Could your newly synthesised molecule kill a superbug? Matt Cooper can tell you.
His team is offering a free screening service for the world’s chemists to test their compounds against antibiotic-resistant bacteria, helping them to potentially find a new antibiotic that will fight the rise of these ‘superbugs’.
“We’re helping the community unlock the hidden value of these chemicals,” says Matt, whose team is from the Community for Open Antimicrobial Drug Discovery (CO-ADD), a not-for-profit, global initiative of The University of Queensland’s Institute for Molecular Bioscience. The screening began in February 2015, and Matt has already received thousands of samples from locations including India, Singapore, New Zealand, France, Israel, UK and the USA.
He says he plans to help the global chemistry community assess the potential of a vast range of compounds that have never been screened for antibiotic properties. His work includes testing each chemical against five key superbug bacteria, two types of fungi, and human cells, to ensure the compounds are effective and safe for humans.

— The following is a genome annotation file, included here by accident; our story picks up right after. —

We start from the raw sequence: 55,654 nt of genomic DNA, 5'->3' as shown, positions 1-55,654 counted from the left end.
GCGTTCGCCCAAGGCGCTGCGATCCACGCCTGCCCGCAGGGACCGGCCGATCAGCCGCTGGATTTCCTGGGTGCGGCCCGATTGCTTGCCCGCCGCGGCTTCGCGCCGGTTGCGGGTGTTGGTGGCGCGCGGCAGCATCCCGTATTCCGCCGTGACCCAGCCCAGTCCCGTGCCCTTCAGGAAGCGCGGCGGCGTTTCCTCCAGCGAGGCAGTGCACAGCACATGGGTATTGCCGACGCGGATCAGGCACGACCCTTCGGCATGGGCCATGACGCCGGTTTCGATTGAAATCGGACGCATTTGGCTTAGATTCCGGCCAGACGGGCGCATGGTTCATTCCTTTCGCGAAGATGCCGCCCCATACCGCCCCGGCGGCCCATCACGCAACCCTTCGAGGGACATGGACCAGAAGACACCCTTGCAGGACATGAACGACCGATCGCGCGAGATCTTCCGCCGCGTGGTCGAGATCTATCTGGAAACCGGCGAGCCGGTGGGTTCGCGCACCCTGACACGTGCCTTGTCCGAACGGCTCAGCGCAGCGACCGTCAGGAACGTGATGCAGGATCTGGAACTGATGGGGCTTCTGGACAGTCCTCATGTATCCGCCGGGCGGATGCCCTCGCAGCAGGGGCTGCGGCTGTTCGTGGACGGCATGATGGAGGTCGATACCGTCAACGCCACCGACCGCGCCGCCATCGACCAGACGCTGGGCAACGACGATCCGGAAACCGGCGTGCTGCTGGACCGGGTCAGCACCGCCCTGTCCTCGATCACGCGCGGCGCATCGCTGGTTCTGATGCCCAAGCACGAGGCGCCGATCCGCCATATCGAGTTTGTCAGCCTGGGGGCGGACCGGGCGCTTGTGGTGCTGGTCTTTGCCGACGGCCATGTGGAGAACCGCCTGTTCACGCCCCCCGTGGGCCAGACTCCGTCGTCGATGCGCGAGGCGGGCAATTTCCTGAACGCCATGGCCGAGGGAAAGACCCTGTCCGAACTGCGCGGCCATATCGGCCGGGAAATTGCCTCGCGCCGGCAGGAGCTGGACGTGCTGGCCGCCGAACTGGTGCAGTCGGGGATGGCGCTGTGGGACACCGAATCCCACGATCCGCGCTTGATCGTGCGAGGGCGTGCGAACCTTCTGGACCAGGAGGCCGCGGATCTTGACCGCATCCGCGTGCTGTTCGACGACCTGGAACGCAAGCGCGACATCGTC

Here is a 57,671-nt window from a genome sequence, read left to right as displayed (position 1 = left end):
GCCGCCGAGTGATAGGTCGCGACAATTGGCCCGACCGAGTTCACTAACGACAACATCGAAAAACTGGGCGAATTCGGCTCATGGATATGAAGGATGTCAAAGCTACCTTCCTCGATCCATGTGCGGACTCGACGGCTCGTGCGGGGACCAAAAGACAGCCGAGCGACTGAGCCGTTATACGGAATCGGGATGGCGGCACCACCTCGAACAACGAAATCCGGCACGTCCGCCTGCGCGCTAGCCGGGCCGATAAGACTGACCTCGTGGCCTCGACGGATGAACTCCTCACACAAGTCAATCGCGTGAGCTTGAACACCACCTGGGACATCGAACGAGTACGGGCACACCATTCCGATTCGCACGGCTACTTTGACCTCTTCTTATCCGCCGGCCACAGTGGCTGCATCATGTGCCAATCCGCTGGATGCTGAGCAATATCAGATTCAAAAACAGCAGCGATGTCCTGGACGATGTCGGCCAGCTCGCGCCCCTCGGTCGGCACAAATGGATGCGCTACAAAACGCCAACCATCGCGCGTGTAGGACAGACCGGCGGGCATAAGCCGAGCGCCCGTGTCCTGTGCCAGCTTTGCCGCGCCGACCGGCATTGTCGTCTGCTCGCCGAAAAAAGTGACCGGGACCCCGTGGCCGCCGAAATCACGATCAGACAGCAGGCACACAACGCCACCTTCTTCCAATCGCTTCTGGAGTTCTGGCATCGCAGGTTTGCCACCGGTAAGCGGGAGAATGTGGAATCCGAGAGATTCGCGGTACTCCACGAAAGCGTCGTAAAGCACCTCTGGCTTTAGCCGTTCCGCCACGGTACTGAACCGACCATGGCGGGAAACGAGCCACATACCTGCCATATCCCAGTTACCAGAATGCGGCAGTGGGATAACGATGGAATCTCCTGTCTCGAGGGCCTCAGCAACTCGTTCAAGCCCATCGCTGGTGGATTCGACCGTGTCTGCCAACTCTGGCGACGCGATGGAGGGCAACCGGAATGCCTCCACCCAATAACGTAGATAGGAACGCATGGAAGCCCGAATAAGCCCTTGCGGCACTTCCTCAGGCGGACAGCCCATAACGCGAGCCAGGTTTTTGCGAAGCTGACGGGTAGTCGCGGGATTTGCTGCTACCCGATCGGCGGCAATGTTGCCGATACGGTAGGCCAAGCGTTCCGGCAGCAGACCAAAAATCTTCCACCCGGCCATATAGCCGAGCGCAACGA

In pharmaceutical libraries, most molecules come from the same small number of sources and have already been screened by multiple pharmaceutical companies.
Matt’s group has invested more than $5 million in setting up the team, assays and equipment, in one of the few open-access labs around the world equipped for this work. The project is also one of only two outside the UK to be supported by a Wellcome Trust Strategic Award.
Matt’s research was inspired by his travels around South East Asia, India, Nepal and Pakistan more than 20 years ago, where he was moved by the number of people dying from easily preventable infections.
He also saw the burden wasn’t limited to developing countries. In Australia, 170 people die every week from infections.
Photo: Could your chemical kill these antibiotic-resistant golden staph colonies?
Credit: The University of Queensland